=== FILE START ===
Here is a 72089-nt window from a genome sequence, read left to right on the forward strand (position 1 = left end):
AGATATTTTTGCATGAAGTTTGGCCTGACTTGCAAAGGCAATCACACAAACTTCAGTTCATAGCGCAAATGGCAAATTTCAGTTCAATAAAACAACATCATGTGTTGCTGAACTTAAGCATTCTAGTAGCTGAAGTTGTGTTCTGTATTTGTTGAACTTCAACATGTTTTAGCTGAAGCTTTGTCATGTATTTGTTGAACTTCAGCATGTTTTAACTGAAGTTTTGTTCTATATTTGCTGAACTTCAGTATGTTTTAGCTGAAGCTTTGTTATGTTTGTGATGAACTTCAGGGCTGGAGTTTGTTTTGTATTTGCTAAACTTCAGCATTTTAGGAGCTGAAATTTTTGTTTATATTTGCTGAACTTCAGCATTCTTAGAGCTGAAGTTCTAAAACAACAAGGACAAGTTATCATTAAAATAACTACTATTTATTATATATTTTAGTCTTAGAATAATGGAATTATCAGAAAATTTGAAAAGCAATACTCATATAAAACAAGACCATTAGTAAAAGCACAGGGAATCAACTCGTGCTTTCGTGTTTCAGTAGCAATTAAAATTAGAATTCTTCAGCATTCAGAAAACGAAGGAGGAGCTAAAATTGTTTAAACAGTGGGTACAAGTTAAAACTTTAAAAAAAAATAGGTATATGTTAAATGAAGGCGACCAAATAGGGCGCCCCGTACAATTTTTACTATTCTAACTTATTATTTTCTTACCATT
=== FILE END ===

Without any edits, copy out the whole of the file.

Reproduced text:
Here is a 72089-nt window from a genome sequence, read left to right on the forward strand (position 1 = left end):
AGATATTTTTGCATGAAGTTTGGCCTGACTTGCAAAGGCAATCACACAAACTTCAGTTCATAGCGCAAATGGCAAATTTCAGTTCAATAAAACAACATCATGTGTTGCTGAACTTAAGCATTCTAGTAGCTGAAGTTGTGTTCTGTATTTGTTGAACTTCAACATGTTTTAGCTGAAGCTTTGTCATGTATTTGTTGAACTTCAGCATGTTTTAACTGAAGTTTTGTTCTATATTTGCTGAACTTCAGTATGTTTTAGCTGAAGCTTTGTTATGTTTGTGATGAACTTCAGGGCTGGAGTTTGTTTTGTATTTGCTAAACTTCAGCATTTTAGGAGCTGAAATTTTTGTTTATATTTGCTGAACTTCAGCATTCTTAGAGCTGAAGTTCTAAAACAACAAGGACAAGTTATCATTAAAATAACTACTATTTATTATATATTTTAGTCTTAGAATAATGGAATTATCAGAAAATTTGAAAAGCAATACTCATATAAAACAAGACCATTAGTAAAAGCACAGGGAATCAACTCGTGCTTTCGTGTTTCAGTAGCAATTAAAATTAGAATTCTTCAGCATTCAGAAAACGAAGGAGGAGCTAAAATTGTTTAAACAGTGGGTACAAGTTAAAACTTTAAAAAAAAATAGGTATATGTTAAATGAAGGCGACCAAATAGGGCGCCCCGTACAATTTTTACTATTCTAACTTATTATTTTCTTACCATT